and way back in 1938/39 they built a supercharged 4-cylinder 250 c.c. racing bike, long before the Japanese had learnt what a motorcycle was. Benelli’s latest effort is a remarkable six cylinder engine of 750 c.c. capacity, mounted transversely in a road-going motorcycle, in order to join in the Super-bike market. Like Ferrari and his 13B coupe, the price of the six-cylinder Benelli is pretty academic, but also like Ferrari there is the thought that this is a project with an ulterior motive, for in the motorcycle racing world there is a 750 c.c. Formula that is gaining impetus in spite of officialdom trying to hold it back. The very fine Woking all-alloy air-cooled six-cylinder Benelli engine is quoted as giving 76 b.h.p. at 9,000 r.p.m., which is a lot of horsepower to have in a road-going motorcycle. Apart from de Tomato being closely tied with the Benelli development and its racing involvement it is also interesting that some engineers left the Maserati firm when the Citroen engineers moved in, and they joined de Tomaso, and are now deeply involved with Benelli.


Although Citroen own the Maserati firm and control their activities with the production of the V6 engine for the Citroen SM, the Maserati still exists as a separate and independent make. Like Aston Martin they struggled to hold on to past glories, with large ungainly frontengined GT cars, the Indy and the Ghibli being the last of the Dinosaurs. Eventually Maserati succumbed to the race-bred way of thinking and produced the Maserati “-Bora”, a mid-engined COUpé using the 4..7-litre V8 engine from the front-engined cars. Somehow one got the feeling that the Maserati management were not really convinced about the “Bora”, and though it went into production there was a lack of seriousness about it. It seemed to be the last dying gasp of an era that was gone, rather than a brave step into the future. Maserati have now come out with an entirely new mid-engined Coupe, called the “Merak”, and this makes a lot of sense. In effect it is the Citroen SM turned through 180-degrees. While the SM uses the 4-camshaft V6 Maserati engine and 5-speed Citroen gearbox to drive the front wheels, with the whole power-pack just in front of the cockpit, the “Merak” uses the same mechanical components mounted just behind the cockpit. Because Italy does not have the arbitary 2.8litre limit involved with taxation, the engine in the “Merak” has been brought up to 2,965 c.c., or a nice round 3-litres. It does not use the advanced hydropneumatic suspension, power braking and powersteering of the SM, being content with orthodox wishbone and coilspring all-round independent wheel suspension, but it does use the instrumentation and interior scuttle layout of the SM. Clearly much of the knowledge gained with the mid-engined V8 “Bora” has been passed on to the mid-engined V6 “Merak”, especially as regards the front luggage compartment and the interior layout to achieve a compromise between the ideal and the practical, but the impression is that the V8 “Bora” was the end of the pure Maserati line and the “Merak” is the beginning Of a new Citroen influenced Maserati line, and of the two the “new” looks the most encouraging.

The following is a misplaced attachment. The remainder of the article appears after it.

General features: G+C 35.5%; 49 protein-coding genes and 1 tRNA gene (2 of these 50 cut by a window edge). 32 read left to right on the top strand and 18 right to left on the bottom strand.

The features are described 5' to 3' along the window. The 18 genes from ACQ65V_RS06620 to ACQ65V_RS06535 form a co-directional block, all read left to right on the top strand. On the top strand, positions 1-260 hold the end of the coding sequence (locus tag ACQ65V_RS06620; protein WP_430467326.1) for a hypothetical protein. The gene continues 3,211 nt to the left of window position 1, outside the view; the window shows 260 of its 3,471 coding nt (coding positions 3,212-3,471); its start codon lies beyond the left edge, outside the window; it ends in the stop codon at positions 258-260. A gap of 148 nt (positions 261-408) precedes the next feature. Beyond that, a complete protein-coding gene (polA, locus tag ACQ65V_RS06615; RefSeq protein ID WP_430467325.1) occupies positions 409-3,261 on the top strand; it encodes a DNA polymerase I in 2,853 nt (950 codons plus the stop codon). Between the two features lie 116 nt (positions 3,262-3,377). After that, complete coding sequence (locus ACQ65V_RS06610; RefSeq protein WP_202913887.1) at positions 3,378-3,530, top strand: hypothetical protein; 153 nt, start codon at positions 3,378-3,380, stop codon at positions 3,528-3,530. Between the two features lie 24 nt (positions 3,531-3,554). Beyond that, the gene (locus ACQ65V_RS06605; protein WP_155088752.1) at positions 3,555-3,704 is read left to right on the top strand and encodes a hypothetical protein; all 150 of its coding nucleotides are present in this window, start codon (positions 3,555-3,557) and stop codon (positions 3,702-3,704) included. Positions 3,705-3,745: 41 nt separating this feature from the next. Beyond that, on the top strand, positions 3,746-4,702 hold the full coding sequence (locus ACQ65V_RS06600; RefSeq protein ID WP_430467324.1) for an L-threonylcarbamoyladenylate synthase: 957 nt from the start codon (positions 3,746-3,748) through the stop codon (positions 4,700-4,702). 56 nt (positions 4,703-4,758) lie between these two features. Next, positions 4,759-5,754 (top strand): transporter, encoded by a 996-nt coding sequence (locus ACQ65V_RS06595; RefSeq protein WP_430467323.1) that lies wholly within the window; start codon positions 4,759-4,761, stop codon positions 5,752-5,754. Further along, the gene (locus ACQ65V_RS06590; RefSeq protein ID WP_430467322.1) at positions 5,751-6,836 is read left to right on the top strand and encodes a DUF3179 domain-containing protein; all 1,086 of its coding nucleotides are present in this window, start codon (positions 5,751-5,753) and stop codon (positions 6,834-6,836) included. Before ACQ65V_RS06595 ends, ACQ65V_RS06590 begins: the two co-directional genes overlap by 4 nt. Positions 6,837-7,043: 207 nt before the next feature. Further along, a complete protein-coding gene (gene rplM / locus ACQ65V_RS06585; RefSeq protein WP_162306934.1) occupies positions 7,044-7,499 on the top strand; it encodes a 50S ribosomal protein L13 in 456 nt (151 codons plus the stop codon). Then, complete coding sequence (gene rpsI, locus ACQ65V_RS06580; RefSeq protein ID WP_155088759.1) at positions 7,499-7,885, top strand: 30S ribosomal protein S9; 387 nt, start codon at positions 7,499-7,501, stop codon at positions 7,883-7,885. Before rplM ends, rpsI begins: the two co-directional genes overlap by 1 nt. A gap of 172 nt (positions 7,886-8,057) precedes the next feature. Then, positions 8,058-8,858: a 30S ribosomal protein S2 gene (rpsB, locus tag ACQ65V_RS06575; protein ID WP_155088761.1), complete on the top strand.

Grand Prix International

Yet another association has been formed, this time by the Grand Prix race organisers and circuit managements, and it is called “Grand Prix International”. In spite of flowey words and political phraseology this is yet another Trade Union, formed so that its Shop Steward can attend meetings of the CSI and combat the activities of the other powerful Unions, such as the Formula One Constructors Union and the Grand Prix Drivers Union. Of course, it could happen that all these specialist groups could work together for the overall benefit of the sport, but it is unlikely, and the words boycott, strike, industrial action and bloody-mindedness will no doubt figure high on the Agenda. It is only fair that the Grand Prix organisers should

have their own man on the spot, for in the past decisions have been made by COnstructors and Drivers groups and the race organisers or the circuit management have been itresented with a foii accompli, which they did not always agree with. Eventually, there will be NO many committees, associations and unions, that meetings will occupy everyone full time and there will not he any time for actual racing, and that could solve a lot of the problems of today-I). S. J.

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